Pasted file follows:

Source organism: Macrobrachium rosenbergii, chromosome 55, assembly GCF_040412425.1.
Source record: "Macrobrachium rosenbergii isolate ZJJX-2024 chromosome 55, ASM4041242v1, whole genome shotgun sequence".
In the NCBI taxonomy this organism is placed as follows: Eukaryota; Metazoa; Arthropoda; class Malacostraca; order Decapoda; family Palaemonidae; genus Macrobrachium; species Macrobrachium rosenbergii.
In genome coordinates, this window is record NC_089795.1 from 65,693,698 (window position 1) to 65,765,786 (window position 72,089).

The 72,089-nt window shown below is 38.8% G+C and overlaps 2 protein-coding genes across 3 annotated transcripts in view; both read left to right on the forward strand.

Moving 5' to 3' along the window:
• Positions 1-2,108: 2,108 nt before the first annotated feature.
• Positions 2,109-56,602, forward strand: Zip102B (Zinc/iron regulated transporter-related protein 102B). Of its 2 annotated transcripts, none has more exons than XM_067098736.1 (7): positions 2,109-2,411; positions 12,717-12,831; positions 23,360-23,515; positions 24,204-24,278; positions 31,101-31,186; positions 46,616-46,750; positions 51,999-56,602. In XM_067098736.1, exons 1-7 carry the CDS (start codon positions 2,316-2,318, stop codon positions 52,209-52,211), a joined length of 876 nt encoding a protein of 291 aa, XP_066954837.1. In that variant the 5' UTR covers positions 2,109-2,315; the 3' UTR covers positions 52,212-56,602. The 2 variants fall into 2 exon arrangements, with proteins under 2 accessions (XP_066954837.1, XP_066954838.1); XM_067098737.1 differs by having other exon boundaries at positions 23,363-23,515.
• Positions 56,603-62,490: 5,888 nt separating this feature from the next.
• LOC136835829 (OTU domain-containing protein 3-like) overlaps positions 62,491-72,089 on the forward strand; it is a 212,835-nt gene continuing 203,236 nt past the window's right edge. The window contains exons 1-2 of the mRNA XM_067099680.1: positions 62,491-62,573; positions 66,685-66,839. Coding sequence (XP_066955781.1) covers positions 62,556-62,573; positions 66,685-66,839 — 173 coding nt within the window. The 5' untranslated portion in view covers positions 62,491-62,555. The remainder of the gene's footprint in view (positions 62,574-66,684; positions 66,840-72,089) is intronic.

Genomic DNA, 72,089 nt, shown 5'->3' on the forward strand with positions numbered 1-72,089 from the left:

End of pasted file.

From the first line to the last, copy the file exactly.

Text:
Source organism: Macrobrachium rosenbergii, chromosome 55, assembly GCF_040412425.1.
Source record: "Macrobrachium rosenbergii isolate ZJJX-2024 chromosome 55, ASM4041242v1, whole genome shotgun sequence".
In the NCBI taxonomy this organism is placed as follows: Eukaryota; Metazoa; Arthropoda; class Malacostraca; order Decapoda; family Palaemonidae; genus Macrobrachium; species Macrobrachium rosenbergii.
In genome coordinates, this window is record NC_089795.1 from 65,693,698 (window position 1) to 65,765,786 (window position 72,089).

The 72,089-nt window shown below is 38.8% G+C and overlaps 2 protein-coding genes across 3 annotated transcripts in view; both read left to right on the forward strand.

Moving 5' to 3' along the window:
• Positions 1-2,108: 2,108 nt before the first annotated feature.
• Positions 2,109-56,602, forward strand: Zip102B (Zinc/iron regulated transporter-related protein 102B). Of its 2 annotated transcripts, none has more exons than XM_067098736.1 (7): positions 2,109-2,411; positions 12,717-12,831; positions 23,360-23,515; positions 24,204-24,278; positions 31,101-31,186; positions 46,616-46,750; positions 51,999-56,602. In XM_067098736.1, exons 1-7 carry the CDS (start codon positions 2,316-2,318, stop codon positions 52,209-52,211), a joined length of 876 nt encoding a protein of 291 aa, XP_066954837.1. In that variant the 5' UTR covers positions 2,109-2,315; the 3' UTR covers positions 52,212-56,602. The 2 variants fall into 2 exon arrangements, with proteins under 2 accessions (XP_066954837.1, XP_066954838.1); XM_067098737.1 differs by having other exon boundaries at positions 23,363-23,515.
• Positions 56,603-62,490: 5,888 nt separating this feature from the next.
• LOC136835829 (OTU domain-containing protein 3-like) overlaps positions 62,491-72,089 on the forward strand; it is a 212,835-nt gene continuing 203,236 nt past the window's right edge. The window contains exons 1-2 of the mRNA XM_067099680.1: positions 62,491-62,573; positions 66,685-66,839. Coding sequence (XP_066955781.1) covers positions 62,556-62,573; positions 66,685-66,839 — 173 coding nt within the window. The 5' untranslated portion in view covers positions 62,491-62,555. The remainder of the gene's footprint in view (positions 62,574-66,684; positions 66,840-72,089) is intronic.

Genomic DNA, 72,089 nt, shown 5'->3' on the forward strand with positions numbered 1-72,089 from the left: